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  • Peter Gilles (a1) and Jürgen Trouvain (a2)

Luxembourgish (local language name: Lëtzebuergesch [ˈlətsəbuəjəʃ], French name: Luxembourgeois, German name: Luxemburgisch) is a small West-Germanic language mainly spoken in the multilingual speech community of the Grand Duchy of Luxembourg, where it is one of the three official languages alongside German and French. Being the first language of most Luxembourgers it also has the status of the national language (since 1984). Although in its origin Luxembourgish has to be considered as a Central Franconian dialect, it is nowadays regarded by the speech community as a language of its own. As a consequence, German is considered a different language. An official orthographical system has been devised. Luxembourgish is used very frequently in day-to-day oral communication at all social levels; it is very common on local radio and television; it is the only language spoken in parliament sessions and it is also very often used at the workplace. Although the vocabulary of Luxembourgish has a substantial number of loan words from French and German, the morpho-syntax follows Germanic patterns. Luxembourgish today has approximately 400,000 speakers, including many L2 speakers (around 43% of the population does not have the Luxembourgish nationality).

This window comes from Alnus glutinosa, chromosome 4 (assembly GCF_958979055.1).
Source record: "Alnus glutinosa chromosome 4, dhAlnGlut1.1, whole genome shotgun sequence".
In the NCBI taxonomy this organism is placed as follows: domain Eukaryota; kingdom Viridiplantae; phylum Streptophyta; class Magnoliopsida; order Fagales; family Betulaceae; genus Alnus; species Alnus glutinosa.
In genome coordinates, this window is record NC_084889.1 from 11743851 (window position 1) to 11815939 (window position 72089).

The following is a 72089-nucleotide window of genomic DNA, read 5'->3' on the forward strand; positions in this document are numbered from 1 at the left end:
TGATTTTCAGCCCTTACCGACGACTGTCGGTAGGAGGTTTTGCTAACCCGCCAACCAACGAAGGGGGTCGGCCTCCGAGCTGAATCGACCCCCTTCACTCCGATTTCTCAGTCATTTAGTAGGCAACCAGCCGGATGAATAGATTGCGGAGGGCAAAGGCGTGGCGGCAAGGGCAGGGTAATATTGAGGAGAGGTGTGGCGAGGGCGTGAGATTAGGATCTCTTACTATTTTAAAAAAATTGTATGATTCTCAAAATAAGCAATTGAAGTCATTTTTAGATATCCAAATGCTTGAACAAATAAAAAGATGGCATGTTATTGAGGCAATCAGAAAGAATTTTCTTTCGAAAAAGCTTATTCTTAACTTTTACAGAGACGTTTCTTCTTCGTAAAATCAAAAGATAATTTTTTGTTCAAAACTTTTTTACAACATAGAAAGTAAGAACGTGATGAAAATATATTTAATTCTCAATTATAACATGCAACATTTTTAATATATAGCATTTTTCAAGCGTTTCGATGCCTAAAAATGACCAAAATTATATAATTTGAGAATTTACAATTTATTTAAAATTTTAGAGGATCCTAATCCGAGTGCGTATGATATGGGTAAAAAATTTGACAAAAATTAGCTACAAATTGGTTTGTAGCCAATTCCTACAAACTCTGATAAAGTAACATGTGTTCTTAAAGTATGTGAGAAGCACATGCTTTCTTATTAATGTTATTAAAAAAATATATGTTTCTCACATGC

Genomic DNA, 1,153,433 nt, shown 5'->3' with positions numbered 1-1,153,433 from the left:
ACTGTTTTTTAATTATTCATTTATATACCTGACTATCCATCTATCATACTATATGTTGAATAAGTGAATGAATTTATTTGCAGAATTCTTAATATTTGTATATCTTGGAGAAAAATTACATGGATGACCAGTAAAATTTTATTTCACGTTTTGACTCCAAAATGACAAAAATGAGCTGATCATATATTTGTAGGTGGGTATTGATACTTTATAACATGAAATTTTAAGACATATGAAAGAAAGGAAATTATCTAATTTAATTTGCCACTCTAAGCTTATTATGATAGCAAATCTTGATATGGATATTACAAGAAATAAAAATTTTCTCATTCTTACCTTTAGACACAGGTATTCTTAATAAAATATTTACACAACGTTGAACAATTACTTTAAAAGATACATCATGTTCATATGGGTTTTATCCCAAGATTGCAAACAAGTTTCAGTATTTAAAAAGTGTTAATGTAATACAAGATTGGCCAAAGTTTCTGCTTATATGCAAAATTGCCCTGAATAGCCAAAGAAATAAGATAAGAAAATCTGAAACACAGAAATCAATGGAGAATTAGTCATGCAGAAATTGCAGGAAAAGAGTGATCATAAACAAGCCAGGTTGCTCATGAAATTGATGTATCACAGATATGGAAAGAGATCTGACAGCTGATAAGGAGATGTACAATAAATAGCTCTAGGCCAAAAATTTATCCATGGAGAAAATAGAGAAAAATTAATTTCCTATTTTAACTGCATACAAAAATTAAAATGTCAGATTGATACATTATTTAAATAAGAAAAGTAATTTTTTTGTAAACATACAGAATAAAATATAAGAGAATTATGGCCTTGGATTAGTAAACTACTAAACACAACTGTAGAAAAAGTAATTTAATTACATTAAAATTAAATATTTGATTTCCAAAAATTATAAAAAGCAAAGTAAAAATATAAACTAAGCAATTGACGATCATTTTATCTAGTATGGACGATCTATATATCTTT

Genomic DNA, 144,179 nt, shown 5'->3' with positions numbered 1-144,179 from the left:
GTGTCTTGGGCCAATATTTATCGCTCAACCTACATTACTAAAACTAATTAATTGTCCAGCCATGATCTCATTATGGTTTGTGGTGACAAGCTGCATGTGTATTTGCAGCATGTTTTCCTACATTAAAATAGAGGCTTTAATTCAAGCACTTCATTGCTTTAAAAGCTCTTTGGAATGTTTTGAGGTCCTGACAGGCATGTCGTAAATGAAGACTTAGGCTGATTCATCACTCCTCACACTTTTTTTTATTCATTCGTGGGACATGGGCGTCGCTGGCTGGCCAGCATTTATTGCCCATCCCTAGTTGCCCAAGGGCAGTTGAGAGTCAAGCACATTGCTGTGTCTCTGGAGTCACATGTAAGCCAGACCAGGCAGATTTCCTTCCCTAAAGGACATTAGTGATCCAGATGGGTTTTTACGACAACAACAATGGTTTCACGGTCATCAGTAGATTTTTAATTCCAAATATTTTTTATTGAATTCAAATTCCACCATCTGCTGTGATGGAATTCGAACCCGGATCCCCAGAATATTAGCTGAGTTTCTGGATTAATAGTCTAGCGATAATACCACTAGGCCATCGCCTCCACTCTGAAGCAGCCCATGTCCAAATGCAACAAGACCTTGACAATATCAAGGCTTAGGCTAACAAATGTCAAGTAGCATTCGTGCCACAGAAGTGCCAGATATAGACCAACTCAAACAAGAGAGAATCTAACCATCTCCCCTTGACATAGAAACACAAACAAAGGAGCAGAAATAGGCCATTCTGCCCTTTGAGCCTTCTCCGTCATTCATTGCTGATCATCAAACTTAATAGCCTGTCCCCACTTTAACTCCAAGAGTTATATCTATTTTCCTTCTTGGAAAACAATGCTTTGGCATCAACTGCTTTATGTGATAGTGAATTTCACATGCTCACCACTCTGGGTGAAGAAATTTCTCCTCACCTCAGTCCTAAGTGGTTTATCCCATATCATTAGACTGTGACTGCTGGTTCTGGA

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Gilles Peter. 1999. Dialektausgleich im Lëtzebuergeschen. Zur phonetisch-phonologischen Fokussierung einer Nationalsprache. Tübingen: Narr.
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Journal of the International Phonetic Association
  • ISSN: 0025-1003
  • EISSN: 1475-3502
  • URL: /core/journals/journal-of-the-international-phonetic-association
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Luxembourgish sound files
Sound files zip. These audio files are licensed to the IPA by their authors and accompany the phonetic descriptions published in the Journal of the International Phonetic Association. The audio files may be downloaded for personal use but may not be incorporated in another product without the permission of Cambridge University Press

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